More on the Waltham Watch Company

(Note: William A. Kilbourn is now 86 years old. He is a member of the Friends of the Waltham Museum.)  In our January 1995 newsletter we gave excerpts of an interview done with William A. Kilbourn, a division manager at the watch factory during the 1930's and 1940's. Here is more of that interview:

More of this interview in future newsletters. In 1932 the factory employed about 1200 people, men and women, but women as far as possible because they could be hired cheaper and they were generally happier doing routine jobs than men. They were able to operate the machines and talk at the same time so that the hours passed quite fast for them. In fact, I would say they were quite an efficient group.

In those days the watch factory was headed by Fred C. Durmaine, as President. Previously it had been operated mostly as a closed corporation, managed, one might say by a czar. The foreman of each department, generally speaking, made his own rules and ran it the way he wanted. At that time there was a great lack of communications with the outside world. The foreman were not aware of simplified and improved watchmaking that could have been done to manufacture the watches more economically. Mr. Durmaine's greatest problem was to get people to accept new ideas and new processes to bring the price of the watch in line with foreign competition, especially the Swiss watch.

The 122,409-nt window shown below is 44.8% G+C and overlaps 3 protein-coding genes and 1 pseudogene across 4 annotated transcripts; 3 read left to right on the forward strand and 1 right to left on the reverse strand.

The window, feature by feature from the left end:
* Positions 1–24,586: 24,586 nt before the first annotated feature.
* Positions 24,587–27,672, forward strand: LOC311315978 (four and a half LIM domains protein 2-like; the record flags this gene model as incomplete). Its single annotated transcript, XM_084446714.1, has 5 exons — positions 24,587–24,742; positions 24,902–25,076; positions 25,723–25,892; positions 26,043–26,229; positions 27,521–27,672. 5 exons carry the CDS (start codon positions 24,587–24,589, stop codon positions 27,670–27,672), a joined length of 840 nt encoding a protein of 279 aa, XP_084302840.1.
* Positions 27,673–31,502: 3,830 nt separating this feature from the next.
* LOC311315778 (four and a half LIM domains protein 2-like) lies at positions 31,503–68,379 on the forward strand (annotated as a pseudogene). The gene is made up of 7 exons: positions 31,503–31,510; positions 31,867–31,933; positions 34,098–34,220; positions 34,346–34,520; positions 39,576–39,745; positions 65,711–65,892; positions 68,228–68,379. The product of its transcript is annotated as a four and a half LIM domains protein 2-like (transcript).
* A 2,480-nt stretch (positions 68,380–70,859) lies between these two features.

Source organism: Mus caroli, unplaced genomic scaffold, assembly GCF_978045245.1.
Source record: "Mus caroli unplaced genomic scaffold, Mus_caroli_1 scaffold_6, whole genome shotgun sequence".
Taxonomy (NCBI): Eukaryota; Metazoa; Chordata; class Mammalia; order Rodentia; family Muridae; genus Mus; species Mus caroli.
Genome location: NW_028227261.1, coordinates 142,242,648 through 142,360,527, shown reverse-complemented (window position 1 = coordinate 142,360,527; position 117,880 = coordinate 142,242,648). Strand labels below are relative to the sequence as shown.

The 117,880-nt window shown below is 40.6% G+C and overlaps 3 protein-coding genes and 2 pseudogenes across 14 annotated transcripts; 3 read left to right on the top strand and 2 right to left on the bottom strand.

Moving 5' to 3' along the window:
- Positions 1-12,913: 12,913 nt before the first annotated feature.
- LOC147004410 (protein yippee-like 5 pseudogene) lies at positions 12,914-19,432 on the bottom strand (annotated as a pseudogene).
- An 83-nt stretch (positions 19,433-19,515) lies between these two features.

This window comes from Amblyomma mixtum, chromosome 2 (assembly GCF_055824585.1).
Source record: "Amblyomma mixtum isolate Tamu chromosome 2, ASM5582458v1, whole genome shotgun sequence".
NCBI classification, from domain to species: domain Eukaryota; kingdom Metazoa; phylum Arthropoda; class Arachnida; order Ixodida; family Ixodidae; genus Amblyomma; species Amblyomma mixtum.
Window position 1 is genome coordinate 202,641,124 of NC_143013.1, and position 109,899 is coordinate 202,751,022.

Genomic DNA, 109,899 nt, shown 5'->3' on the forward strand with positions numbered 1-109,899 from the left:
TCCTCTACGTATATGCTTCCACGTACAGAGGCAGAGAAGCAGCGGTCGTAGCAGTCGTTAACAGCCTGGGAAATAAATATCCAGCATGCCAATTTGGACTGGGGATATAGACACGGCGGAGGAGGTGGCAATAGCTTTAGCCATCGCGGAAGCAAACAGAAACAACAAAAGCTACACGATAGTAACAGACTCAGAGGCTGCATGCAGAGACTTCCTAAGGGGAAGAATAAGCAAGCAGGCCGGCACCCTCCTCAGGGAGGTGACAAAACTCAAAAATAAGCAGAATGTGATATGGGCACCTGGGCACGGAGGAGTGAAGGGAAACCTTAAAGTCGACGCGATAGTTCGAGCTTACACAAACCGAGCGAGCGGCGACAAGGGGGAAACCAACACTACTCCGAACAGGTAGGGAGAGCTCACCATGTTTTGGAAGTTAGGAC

During the depression the employees were asked to take cuts in pay in order to keep their jobs, as a low pay job was better than no job at all. In those days we didn't have the government sponsored programs for the unemployed people that we have today.

The Construction of the Waltham Watch Company Building

As part of Historical Waltham Days, the Waltham Museum also held a slide show at Lafayette Hall on June 13, showing the first Waltham Watch Company factory and all the construction that took place after this 1854 original building was built. The first addition to the factory was the North Wing in 1859, later came the South Wing in 1862 which housed the old Nashua Watch Company. The success of the Waltham watch during the Civil War allowed them to double their size in late 1864.

In 1873 the old North Wing was taken down and a new all-brick North Wing replaced it. That is the only part of the factory that exist today, because from 1878 to 1882 they tore down the rest of the factory and constructed a whole new facility. The new factory was over 600 feet long, four-stories high, had a pitched roof, and a new executive office. This new construction, which was done wing by wing still remains today. In 1901, Crescent Street was moved back 50 feet and front additions were added. By the beginning of World War I the factory was over 1,000 feet long and was five stories with a flat roofómuch as we know it today.

The original building had two 50-horsepower steam engines to power its machinery in the first of three power plants. The second power plant was constructed in 1864 and had a large 125-horsepower Corliss steam engine. All this was removed in 1880 when the third power plant was constructed with a 180-horsepower Corliss engine, a 300-horsepower Ball Compound engine, and seven electric dynamos.

Homepage/Collection | E-mail | Links | Donations | Sign Guest book | Return to: TOP of Page
Also visit:
Autos | Boats | Books | Churches | Families | Hall-of-Fame | Industries | Map | Metz Company | Military
Murder | Newsletter | Slide Shows | Sports | Stores | Theaters | Timeline | Waltham Watch Company

Special: Waltham Through History